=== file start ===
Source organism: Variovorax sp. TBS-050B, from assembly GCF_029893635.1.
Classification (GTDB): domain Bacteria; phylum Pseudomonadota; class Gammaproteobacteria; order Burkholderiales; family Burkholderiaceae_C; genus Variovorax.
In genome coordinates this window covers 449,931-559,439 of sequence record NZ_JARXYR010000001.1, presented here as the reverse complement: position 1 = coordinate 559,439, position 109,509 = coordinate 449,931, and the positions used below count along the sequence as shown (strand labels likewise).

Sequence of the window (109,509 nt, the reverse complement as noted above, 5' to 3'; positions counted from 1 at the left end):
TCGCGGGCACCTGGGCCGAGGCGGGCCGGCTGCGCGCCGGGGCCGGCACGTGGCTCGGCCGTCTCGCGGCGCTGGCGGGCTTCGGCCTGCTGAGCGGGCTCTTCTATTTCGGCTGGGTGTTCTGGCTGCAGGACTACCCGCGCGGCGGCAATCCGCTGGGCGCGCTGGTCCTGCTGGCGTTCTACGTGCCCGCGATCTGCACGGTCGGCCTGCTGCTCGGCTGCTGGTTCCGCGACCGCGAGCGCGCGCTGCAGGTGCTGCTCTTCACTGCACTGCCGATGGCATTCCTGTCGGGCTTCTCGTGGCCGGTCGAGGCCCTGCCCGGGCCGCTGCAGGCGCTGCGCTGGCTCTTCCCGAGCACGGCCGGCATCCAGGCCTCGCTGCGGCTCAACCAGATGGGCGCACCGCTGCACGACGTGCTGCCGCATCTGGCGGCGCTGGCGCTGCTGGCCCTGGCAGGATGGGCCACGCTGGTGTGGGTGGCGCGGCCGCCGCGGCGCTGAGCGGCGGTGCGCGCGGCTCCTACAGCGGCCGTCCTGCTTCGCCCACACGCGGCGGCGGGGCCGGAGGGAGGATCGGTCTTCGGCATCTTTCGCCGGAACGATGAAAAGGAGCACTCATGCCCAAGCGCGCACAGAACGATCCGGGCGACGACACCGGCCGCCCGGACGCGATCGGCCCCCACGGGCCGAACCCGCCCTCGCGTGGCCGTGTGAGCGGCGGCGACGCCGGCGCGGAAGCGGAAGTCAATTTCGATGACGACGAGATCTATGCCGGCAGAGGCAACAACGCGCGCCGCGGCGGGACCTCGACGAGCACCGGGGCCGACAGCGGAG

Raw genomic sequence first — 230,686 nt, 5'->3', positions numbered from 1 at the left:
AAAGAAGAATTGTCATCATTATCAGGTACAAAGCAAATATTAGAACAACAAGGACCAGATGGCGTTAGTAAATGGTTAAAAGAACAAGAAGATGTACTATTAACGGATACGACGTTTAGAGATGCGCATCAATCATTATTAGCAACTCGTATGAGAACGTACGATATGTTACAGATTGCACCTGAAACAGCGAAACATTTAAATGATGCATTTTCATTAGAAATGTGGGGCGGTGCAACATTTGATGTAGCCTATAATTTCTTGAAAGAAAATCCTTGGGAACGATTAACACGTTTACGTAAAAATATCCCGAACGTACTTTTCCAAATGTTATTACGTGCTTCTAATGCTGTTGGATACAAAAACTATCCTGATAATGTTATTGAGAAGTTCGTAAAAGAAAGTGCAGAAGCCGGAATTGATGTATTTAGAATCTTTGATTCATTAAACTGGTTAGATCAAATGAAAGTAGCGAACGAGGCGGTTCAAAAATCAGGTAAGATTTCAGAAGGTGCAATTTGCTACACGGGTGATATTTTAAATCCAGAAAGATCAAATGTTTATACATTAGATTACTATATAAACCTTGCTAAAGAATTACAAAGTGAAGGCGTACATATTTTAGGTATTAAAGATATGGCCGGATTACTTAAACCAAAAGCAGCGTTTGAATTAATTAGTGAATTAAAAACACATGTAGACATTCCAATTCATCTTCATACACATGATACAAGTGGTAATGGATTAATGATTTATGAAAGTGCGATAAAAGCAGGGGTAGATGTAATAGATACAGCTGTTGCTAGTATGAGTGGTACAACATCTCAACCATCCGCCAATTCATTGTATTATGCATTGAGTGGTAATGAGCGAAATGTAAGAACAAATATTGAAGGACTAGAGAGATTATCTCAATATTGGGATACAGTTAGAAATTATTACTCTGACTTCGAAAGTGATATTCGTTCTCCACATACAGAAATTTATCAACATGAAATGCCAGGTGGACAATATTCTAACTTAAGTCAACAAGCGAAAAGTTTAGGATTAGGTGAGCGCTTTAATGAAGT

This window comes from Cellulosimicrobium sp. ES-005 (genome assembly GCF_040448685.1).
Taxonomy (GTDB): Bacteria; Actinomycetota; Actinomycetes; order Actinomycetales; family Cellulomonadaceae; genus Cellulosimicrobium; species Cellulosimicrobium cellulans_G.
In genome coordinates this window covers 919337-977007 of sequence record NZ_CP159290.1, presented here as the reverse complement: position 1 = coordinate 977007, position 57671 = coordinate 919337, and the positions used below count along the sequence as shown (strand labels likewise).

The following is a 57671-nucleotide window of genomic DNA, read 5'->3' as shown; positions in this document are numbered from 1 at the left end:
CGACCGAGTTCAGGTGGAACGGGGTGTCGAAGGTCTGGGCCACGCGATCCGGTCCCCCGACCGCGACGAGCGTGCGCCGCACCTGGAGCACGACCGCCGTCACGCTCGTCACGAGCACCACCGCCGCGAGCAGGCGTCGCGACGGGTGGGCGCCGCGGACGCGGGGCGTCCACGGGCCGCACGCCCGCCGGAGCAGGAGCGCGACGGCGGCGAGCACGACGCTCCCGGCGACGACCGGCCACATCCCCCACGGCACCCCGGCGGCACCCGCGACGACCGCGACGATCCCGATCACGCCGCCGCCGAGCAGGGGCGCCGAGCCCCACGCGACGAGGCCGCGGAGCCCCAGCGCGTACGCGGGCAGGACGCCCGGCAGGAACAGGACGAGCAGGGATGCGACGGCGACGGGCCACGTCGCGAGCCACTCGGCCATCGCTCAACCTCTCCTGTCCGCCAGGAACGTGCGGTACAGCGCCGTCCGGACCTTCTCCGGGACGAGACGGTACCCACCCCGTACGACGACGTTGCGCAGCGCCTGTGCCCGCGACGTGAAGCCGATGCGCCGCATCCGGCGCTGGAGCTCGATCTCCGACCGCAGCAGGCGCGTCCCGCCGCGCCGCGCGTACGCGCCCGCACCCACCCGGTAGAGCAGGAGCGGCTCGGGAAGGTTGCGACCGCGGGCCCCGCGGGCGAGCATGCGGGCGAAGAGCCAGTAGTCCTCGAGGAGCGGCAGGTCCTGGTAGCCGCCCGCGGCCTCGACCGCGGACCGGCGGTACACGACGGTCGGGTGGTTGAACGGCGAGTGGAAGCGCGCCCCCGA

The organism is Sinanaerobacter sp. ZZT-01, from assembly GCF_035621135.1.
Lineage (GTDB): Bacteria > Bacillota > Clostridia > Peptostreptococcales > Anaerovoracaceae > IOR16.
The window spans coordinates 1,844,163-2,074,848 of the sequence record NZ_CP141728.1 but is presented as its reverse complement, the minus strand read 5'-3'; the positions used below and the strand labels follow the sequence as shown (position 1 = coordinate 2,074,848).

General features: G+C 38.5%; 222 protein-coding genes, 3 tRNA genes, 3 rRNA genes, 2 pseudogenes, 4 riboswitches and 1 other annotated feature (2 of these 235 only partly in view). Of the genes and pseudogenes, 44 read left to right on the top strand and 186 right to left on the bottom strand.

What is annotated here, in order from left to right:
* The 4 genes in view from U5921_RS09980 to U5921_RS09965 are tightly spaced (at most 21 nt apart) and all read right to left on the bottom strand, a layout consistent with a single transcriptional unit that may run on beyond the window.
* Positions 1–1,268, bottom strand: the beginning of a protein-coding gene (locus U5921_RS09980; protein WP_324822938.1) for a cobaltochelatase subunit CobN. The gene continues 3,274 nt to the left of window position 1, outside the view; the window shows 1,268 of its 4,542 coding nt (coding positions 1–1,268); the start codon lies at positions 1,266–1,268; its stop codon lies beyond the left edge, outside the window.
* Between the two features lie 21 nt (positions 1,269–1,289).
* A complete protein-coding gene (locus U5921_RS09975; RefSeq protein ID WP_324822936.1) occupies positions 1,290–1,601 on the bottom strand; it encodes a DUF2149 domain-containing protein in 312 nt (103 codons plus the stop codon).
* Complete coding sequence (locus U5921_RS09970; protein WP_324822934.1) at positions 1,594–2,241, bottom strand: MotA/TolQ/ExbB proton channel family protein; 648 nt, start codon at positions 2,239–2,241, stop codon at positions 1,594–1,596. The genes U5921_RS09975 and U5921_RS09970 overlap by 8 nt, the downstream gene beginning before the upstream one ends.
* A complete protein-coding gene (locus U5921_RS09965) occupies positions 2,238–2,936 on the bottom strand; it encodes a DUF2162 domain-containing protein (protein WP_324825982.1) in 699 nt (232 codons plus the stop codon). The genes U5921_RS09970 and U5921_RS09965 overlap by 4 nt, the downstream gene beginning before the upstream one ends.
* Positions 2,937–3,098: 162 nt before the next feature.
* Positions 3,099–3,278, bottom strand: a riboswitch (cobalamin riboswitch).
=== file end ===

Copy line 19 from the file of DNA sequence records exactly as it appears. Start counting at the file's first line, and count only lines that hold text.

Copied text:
* Positions 1–1,268, bottom strand: the beginning of a protein-coding gene (locus U5921_RS09980; protein WP_324822938.1) for a cobaltochelatase subunit CobN. The gene continues 3,274 nt to the left of window position 1, outside the view; the window shows 1,268 of its 4,542 coding nt (coding positions 1–1,268); the start codon lies at positions 1,266–1,268; its stop codon lies beyond the left edge, outside the window.